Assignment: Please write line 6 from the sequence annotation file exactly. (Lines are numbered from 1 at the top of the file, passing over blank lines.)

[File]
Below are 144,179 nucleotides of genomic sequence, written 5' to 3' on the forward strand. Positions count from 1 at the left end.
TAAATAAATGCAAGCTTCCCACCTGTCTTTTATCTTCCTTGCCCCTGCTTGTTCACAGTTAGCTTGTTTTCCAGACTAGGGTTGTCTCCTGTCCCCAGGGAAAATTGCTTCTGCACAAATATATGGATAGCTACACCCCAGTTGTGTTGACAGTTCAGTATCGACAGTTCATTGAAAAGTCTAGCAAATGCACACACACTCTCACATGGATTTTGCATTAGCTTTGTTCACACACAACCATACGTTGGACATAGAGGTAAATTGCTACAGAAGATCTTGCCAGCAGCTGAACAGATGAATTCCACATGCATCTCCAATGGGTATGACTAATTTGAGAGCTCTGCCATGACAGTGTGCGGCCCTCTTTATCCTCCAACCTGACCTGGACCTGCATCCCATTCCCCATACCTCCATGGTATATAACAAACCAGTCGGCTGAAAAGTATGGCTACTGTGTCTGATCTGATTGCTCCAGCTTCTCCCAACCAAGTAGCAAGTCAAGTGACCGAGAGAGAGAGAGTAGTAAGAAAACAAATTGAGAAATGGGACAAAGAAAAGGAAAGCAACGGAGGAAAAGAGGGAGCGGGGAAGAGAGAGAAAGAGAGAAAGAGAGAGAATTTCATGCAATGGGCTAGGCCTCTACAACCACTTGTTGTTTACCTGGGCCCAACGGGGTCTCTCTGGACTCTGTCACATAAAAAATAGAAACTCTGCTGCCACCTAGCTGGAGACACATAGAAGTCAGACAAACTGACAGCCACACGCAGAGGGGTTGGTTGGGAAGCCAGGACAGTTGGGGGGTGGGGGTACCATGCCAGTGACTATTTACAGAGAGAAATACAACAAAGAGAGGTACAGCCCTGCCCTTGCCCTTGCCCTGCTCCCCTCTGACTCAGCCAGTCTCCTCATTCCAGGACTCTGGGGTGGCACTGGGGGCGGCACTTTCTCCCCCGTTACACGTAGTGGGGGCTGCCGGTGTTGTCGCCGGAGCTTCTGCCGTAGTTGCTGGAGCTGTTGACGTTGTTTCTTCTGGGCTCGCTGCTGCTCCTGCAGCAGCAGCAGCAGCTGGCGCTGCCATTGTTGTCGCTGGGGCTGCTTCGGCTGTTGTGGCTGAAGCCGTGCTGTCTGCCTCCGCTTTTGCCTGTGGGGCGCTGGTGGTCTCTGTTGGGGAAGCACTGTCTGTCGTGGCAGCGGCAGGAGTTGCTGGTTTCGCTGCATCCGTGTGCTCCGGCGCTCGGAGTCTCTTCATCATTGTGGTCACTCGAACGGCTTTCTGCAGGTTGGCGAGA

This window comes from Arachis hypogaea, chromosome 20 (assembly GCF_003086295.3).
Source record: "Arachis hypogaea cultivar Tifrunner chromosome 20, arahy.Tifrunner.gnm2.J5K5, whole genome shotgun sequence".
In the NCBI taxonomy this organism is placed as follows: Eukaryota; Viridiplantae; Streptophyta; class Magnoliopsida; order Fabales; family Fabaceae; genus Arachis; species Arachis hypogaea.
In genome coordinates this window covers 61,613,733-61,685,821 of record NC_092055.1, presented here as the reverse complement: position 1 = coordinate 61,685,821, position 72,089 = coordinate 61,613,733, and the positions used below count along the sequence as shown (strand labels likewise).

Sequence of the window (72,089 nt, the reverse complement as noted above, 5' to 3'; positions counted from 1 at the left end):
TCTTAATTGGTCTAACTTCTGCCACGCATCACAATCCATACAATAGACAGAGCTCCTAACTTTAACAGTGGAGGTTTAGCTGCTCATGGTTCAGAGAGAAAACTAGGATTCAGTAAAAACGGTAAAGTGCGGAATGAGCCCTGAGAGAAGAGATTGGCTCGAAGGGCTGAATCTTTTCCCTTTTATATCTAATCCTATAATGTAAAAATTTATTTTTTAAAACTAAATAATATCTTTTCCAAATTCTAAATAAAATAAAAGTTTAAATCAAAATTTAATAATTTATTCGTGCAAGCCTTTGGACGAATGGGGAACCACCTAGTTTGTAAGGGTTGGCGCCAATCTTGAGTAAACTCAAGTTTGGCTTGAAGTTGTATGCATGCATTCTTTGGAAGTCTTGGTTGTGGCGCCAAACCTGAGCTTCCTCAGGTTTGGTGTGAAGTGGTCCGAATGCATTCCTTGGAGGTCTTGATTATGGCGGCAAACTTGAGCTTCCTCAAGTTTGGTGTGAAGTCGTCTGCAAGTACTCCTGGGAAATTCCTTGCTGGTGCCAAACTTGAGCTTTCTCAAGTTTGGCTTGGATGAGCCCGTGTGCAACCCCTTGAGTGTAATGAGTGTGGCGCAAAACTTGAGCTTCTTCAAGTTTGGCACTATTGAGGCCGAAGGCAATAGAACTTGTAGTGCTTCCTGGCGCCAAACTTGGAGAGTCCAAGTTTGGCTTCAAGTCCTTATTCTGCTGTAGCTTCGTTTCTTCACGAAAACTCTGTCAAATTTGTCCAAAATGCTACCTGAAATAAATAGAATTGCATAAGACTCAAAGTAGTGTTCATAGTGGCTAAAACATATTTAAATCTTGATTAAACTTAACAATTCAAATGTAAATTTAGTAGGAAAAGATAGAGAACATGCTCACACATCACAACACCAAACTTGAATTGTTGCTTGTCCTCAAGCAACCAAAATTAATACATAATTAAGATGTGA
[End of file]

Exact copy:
In genome coordinates this window covers 61,613,733-61,685,821 of record NC_092055.1, presented here as the reverse complement: position 1 = coordinate 61,685,821, position 72,089 = coordinate 61,613,733, and the positions used below count along the sequence as shown (strand labels likewise).